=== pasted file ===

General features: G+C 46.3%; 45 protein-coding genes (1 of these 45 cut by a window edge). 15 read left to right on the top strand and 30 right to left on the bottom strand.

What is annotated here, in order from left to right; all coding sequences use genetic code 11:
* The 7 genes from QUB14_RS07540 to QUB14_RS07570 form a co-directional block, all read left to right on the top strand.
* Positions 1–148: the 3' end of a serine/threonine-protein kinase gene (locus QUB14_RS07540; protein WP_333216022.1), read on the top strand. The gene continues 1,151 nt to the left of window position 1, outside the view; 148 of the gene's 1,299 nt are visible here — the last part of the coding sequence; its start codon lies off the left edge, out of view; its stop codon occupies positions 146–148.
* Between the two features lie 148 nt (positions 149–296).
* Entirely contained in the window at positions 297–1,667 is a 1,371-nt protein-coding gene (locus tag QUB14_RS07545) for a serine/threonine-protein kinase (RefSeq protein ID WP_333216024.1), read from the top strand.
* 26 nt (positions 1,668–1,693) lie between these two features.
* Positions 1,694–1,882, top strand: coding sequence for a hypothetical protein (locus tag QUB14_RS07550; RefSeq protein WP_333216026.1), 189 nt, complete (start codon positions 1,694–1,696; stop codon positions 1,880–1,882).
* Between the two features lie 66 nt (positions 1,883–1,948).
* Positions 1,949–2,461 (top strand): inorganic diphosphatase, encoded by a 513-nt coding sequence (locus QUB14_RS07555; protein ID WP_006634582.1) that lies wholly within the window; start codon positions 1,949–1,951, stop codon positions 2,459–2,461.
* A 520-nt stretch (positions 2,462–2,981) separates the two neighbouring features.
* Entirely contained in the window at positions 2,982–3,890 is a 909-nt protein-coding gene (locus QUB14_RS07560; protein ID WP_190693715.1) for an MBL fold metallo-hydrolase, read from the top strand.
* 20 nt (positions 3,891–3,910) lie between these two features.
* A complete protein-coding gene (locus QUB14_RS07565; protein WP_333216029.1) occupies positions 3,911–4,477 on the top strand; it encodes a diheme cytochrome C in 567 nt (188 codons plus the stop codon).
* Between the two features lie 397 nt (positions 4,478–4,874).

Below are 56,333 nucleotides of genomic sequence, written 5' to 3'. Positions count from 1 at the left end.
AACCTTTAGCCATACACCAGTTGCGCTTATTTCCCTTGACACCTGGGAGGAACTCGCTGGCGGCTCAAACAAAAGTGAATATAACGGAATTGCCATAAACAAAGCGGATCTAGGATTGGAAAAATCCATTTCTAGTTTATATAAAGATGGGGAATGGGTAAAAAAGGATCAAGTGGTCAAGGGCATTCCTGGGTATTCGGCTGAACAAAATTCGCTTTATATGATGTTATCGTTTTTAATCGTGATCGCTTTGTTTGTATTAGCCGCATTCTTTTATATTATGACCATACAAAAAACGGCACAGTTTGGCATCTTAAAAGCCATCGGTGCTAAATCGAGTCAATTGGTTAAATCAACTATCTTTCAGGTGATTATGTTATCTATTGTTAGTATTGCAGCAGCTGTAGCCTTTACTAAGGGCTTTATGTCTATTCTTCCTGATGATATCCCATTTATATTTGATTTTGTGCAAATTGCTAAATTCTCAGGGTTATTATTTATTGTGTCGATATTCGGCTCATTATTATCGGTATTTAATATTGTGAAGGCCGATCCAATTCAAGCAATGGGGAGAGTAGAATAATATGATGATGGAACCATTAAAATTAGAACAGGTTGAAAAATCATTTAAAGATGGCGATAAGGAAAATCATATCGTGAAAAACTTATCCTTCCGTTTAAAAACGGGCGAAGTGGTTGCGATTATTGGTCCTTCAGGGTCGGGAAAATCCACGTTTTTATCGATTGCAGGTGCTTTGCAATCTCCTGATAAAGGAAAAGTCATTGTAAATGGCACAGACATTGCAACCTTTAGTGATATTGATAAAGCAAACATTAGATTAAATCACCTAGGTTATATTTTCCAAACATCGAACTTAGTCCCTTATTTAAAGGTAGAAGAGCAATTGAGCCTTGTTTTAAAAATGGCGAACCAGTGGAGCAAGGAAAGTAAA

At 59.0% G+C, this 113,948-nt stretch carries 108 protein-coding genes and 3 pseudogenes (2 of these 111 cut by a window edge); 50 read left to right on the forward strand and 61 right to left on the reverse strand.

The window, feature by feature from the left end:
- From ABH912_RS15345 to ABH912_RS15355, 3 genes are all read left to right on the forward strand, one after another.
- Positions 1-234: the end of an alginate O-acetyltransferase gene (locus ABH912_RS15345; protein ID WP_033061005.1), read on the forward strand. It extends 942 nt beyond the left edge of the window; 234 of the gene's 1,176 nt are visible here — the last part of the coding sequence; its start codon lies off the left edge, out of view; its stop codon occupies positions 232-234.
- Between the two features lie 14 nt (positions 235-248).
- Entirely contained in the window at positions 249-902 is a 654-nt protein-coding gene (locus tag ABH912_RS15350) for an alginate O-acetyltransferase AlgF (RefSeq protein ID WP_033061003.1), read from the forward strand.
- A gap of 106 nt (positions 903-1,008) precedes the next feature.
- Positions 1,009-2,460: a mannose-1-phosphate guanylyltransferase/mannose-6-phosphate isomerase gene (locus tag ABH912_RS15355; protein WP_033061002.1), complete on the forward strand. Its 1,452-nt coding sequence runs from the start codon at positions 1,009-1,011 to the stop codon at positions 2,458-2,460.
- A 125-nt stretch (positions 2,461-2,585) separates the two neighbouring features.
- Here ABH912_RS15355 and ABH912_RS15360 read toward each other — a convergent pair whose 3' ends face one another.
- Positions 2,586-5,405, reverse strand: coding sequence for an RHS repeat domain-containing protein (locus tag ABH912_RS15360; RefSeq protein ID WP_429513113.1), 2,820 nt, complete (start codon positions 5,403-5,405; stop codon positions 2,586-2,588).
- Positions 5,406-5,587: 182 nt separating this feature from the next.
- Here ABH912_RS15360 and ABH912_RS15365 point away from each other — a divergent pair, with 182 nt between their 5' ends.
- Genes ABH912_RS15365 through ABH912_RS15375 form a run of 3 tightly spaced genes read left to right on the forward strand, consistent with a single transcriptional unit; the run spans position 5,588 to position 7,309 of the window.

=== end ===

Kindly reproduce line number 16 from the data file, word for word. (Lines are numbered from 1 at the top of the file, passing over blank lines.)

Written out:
Below are 56,333 nucleotides of genomic sequence, written 5' to 3'. Positions count from 1 at the left end.